Many drivers know the law and understand the danger, but continue to text while driving. (MrJasonWeaver/Flicker.com)
Eight states including California, Connecticut, Delaware, Maryland, New Jersey, New York, Oregon and Washington D.C. prohibit all drivers from using handheld cell phones while driving.
In Rancho Santa Margarita you can clearly see the texting while driving law has no effect on people. Almost all the drivers I see on the road have a phone in their hand or they move their hands up and down from road to the phone like a bird pecking away at food. I have noticed that it’s not always teenagers doing the texting like most would believe, but the adults.
A survey by the nationwide insurance company, said 40 percent of American mobile phone owners between the ages of 16 and 30 admitted to composing and sending text messages while driving. According to the National Highway Transportation Safety Administration, 60 percent of teens used their mobile phones while driving, 65 percent of baby-boomers (45-61), 78 percent of the 18-30 age group and 80 percent of the 31-44 age group. The National Highway Transportation Safety Administration also said there are 115 road fatalities each day in the United States and distracted driving causes 80 percent of road accident.
Here are some examples of the dangers of driving and texting from students:
William George, 22, engineering:
“It started out as a good day; I was on my way to Saddleback when I came to a red light. I figured since I was stopped for a few minutes I would check my text message. As the light turned green I was still texting. Then all of a sudden I hit the car in front of me. This happened so fast I was stunned and so was the driver. After that I always keep my phone in the glove compartment so I am not tempted.”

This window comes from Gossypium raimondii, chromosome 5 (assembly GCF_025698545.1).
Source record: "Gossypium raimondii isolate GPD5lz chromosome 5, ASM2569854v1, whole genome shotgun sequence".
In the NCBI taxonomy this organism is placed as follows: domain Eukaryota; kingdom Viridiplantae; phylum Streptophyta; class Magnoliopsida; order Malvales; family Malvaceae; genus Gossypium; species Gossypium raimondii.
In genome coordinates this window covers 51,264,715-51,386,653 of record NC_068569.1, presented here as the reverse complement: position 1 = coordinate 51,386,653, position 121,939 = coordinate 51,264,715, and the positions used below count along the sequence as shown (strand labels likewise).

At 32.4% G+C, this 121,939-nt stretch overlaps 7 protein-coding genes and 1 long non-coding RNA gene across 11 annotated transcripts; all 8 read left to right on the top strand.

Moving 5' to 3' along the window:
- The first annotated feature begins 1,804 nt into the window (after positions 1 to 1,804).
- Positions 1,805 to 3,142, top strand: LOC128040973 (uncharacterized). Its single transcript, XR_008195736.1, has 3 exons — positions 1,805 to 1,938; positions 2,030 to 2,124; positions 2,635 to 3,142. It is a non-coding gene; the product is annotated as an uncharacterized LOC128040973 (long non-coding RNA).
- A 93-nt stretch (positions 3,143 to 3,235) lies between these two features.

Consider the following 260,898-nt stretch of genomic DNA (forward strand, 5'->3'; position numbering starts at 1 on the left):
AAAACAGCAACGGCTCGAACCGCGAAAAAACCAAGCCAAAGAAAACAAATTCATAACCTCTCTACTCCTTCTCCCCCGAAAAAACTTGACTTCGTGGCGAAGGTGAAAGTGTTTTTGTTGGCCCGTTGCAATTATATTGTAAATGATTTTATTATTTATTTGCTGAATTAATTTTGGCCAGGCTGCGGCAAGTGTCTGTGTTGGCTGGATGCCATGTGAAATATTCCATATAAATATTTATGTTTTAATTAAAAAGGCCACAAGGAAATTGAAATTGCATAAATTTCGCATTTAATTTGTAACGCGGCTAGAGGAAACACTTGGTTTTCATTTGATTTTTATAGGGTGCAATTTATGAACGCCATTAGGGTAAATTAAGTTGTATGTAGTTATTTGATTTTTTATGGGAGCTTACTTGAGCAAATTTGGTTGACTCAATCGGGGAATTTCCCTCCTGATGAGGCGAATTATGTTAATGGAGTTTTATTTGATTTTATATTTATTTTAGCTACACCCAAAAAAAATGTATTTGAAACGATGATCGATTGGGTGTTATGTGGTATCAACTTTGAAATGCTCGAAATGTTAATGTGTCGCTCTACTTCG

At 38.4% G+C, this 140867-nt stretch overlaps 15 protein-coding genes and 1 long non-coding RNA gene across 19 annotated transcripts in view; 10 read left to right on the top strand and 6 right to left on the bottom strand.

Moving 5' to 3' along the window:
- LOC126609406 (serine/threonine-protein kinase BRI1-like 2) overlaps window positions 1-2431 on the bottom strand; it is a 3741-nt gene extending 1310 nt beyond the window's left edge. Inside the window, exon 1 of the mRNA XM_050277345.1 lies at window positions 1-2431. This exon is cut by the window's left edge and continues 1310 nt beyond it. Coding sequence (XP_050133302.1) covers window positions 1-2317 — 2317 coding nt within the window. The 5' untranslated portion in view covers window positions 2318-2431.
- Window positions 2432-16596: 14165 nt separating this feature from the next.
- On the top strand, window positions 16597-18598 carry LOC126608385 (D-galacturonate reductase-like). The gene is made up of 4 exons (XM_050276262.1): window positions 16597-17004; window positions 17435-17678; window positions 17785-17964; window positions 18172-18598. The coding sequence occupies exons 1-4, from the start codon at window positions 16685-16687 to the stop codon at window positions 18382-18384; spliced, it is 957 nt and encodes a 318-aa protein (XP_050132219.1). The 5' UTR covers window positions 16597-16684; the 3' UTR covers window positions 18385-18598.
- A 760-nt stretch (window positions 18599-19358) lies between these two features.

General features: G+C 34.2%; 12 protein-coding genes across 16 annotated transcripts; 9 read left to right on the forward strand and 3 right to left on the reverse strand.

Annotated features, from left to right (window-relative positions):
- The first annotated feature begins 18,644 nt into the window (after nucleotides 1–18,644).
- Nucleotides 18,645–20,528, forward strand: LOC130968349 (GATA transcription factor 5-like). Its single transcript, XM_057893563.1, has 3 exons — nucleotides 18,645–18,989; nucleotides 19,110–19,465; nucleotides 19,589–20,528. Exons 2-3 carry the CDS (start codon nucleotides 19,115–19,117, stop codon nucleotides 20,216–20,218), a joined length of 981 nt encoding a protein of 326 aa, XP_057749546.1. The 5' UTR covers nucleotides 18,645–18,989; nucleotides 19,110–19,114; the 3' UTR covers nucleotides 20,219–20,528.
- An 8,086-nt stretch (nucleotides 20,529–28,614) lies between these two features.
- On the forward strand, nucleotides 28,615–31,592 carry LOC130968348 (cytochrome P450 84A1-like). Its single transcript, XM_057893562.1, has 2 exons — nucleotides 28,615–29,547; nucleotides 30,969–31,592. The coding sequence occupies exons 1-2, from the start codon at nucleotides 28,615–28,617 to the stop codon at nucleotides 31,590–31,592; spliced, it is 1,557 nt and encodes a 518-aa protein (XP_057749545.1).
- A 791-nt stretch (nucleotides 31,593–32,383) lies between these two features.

Susan Tapia, 43, business communications:
“Driving to work early in the morning, I was checking my Blackberry e-mails and had only taken my eyes off the road for a few seconds when all of a sudden my car ran into something. I slammed on my breaks and realized it was my neighbor’s mailbox. I just couldn’t stop thinking what if that had been a child. I am a parent so the thought of harming another person’s child made me sick. I learned after that day, an e-mail could wait till I am to my destination.”
Megan Soma, 17, nursing:
“All I do is text and what’s really bad is before my accident I would text and drive all the time. I was on a way to my friend’s birthday party when I was texting and trying to drive, when I took a corner too fast, lost control and crashed into a ditch. Luckily I only received a few minor cuts and bruises, my car took most of the damages. It was just a terrible and scary experienced. I have learned that my life is not worth losing over a text.”
After reading what happened to these drivers I hope you realize what a huge distraction your phone can be. When you text and drive you’re not only putting yourself in danger but you’re also putting others in danger as well. What if you’re not so fortunate and instead of hitting an object you hit a person or child? Is a text message you receive really worth a life being lost?